. . . but they have no interest in real combat, when the great masters struggle against that something, that something that terrifies us all, that something that cows us and spurs us on, amid blood and mortal wounds and stench.

01 February 2010

About Amalfitano

__________, thank you for that thoughtful reply at No. 235 concerning Morini. Somehow, I had missed it when I posted right after it. I adamantly agree with the way you have contrasted him with the other three. I accept everything you say, but I remain concerned that something more than a developing maturity of outlook was happening with him because of that passage. Still, your analysis of the Eurylochus story was spot on, I think.

And __________, I wish to add my thanks to that of __________ for the bit of research on Duchamps. I am sure __________ remembers when I was crazy about the guy, buying books, seeing as many of his things as I could, bending peoples' ears. Still, I was not familiar with this particular escapade. These passages, supplemented by your research, made me feel as if I was revisiting an old friend.

When readers become frustrated with a book, instead of invoking the tired trope of throwing the book against the wall or throwing it across the room, as exemplified by poor Kara at No. 61 and a couple of others here, they can hang the book on the clothesline now.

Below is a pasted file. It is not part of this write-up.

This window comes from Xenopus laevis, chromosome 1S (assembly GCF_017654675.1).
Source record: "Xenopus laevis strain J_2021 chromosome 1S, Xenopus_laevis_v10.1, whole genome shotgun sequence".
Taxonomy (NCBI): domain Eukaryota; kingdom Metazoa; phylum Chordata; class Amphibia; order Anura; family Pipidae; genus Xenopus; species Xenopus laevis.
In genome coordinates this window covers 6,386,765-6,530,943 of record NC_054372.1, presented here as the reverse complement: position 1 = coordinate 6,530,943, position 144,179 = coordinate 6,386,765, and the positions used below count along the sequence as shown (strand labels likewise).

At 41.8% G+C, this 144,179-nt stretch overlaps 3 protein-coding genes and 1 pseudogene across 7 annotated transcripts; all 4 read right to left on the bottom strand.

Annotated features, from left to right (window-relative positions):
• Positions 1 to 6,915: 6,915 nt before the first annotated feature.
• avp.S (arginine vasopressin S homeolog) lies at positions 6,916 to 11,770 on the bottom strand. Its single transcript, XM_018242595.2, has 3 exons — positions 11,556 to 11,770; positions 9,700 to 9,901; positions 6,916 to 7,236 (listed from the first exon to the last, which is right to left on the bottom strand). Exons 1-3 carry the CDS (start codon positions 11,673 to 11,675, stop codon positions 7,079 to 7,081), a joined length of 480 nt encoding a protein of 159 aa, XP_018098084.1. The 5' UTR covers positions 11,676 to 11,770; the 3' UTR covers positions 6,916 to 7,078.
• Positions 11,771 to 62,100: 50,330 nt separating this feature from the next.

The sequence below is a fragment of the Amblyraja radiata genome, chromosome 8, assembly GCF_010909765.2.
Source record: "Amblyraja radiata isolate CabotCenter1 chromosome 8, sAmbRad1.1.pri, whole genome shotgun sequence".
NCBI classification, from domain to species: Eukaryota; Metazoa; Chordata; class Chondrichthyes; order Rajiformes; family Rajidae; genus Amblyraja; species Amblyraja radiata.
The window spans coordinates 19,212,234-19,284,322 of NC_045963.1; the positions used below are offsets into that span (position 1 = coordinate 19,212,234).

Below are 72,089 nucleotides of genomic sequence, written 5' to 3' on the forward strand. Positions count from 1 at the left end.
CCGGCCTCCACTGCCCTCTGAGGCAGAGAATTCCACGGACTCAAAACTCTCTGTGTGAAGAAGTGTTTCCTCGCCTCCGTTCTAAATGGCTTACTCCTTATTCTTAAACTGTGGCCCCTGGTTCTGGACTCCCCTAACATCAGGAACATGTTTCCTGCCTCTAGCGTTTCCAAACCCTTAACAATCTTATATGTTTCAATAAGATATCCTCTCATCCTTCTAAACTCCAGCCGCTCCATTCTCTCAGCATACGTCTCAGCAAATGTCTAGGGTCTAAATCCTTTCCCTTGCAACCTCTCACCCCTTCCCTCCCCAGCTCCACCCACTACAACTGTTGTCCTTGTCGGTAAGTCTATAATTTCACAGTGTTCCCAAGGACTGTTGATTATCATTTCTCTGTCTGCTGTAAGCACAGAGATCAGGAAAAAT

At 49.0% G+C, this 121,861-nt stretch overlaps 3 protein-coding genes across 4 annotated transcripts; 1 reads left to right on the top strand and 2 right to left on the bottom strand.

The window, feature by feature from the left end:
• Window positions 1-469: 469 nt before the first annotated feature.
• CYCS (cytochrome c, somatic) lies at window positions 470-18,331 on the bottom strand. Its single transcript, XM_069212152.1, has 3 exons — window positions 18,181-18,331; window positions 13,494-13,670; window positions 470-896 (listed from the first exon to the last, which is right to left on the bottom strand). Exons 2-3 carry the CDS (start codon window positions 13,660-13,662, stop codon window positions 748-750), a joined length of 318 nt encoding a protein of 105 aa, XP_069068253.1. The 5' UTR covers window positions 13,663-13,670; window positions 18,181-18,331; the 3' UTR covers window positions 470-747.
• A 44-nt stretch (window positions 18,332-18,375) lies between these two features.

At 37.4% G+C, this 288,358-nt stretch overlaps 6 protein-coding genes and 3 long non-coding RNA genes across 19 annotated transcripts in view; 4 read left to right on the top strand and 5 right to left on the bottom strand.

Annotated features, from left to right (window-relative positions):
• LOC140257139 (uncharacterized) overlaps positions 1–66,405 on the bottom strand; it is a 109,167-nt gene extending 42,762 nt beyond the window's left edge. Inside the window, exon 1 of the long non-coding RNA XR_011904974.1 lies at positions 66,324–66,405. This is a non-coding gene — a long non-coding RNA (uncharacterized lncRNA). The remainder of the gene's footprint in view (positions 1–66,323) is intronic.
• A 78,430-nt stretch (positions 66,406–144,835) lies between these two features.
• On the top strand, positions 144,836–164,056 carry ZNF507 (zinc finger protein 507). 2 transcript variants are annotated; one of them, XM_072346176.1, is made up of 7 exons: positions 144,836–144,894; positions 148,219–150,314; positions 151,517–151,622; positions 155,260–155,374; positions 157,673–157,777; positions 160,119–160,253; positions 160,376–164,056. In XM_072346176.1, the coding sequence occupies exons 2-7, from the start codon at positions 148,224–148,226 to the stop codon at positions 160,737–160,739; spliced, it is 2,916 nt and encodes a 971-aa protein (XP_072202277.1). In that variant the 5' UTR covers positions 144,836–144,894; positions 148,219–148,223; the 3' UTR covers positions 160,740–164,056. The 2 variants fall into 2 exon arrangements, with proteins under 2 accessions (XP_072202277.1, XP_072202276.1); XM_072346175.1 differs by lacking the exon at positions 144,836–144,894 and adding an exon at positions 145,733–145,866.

But about Amalfitano. . .

Whether or not he is going insane—and that voice he hears does not bode well, in my opinion—that Part is chock full of stuff. Too much to discuss, actually. I thought it was a tour de force by Bolaño. It seems clear to me, as others have said, that it is Santa Teresa that is having this effect upon poor Amalfitano. Some things that I did not notice having been mentioned already here. . .

When the voice asked him if his hand was a hand, that tied in so nicely with the painter John's masterpiece discussed in the previous part.

The voice delivers a lecture to Amalfitano on calm at page 208. Calm is the one thing that will never let us down. That looks forward nicely to the issue of calm as it comes up in the Part about Oscar Fate.

The story of crazy Lola and her poet was a light interlude with great humor, though certainly black. The poet now produces only smoke rings. (Who was it in the first Part who also blew smoke rings?) Asylums loom up repeatedly in the book.

The passages concerning the wild young prophet Marco Antonio Guerra are remarkable, also. “Young prophet” is my own phrase.

. . .the human being, broadly speaking, is the closest thing there is to a rat.

Amifitano becomes fascinated with the neighbor's wall that has glass shards embedded along the top. He mentions it three times. Glass shards are mentioned again in Part 3. I liked that because I am fascinated with them, too. I mentioned before I had even started the book that I am inside walls like that right now house sitting.
Of my freedom? thought Amalfitano, surprised, as he sprang to the window and opened it and looked out at the side yard and the wall of the house next door, spiky with glass, and the reflection of the streetlights in the shards of broken bottles, very faint green and brown and orange gleams, as if at this time of night the wall stopped being a barricade and became or played at becoming ornamental, a tiny element in a choreography the basic features of which even the ostensible choreographer, the feudal lord next door, couldn't have identified, features that affected the stability, color, and offensive or defensive nature of his fortification. Or as if there was a vine growing on the wall, Amalfitano thought before he closed the window.

That is a truly bizarre passage in couple respects, but beautiful.

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